Sunday, January 22, 2012

Influences on Liesure

In June of 2011, the US Department of Labor released a study on how Americans spend their time. The majority of time was spent on personal care/sleep, followed by work and sports and leisure activities.
This isn’t far off Robert S. Lynd and Helen Merrell Lynd’s study, “From Middletown: A Study in Contemporary American Culture. Lynd and Lynd address the rise of consumer culture and the changes on work and leisure by industrialization from 1924-1925.

Lynd and Lynd go on to state that Middletown’s daily routine include making a living, home-making, receiving training in school, or carrying on religious or communal practices (59). The leisure activities that Middletown people are able to enjoy increased by “Saturday half-holidays combined with new possibilities for spending an extra hour to make leisure a more generally expected part of every day rather than an occasional event,” (59).

The post-Industrial Revolution inventions like the automobile, movies, radio engage members of Middletown and allow them to take part in leisure activities in a way they hadn’t experienced before.

Leisure activities and how people engaged with media changed again with the digital revolution. Newspapers, TV, and radio that were cutting edge at one time, are losing ground to social media, Google, online magazines, iTunes, etc.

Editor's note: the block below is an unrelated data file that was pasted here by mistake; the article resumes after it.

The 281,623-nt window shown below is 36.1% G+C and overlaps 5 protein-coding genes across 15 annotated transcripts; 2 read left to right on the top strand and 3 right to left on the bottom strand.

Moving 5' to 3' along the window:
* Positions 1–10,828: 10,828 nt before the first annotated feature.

Lynd and Lynd make the statement, “Middletown has always delighted in talk. The operation of its business as well as many of its professional institutions depends upon talk,” (59). That core statement was true in 1924, and equally true today. The difference of course, is the way that people are sharing information. Instead of attending public lectures, people are tuning into podcasts.

The emerging technologies of the time like radio and movies were a strong influencer of young people. For example, Lynd and Lynd state that, “some high school teachers were convinced the movies were a powerful factor in bringing about the ‘early sophistication’ of the young and relaxing of social taboos,” (67).

What current technologies do you think have the same affect on children and young adults growing up in the U.S. today?

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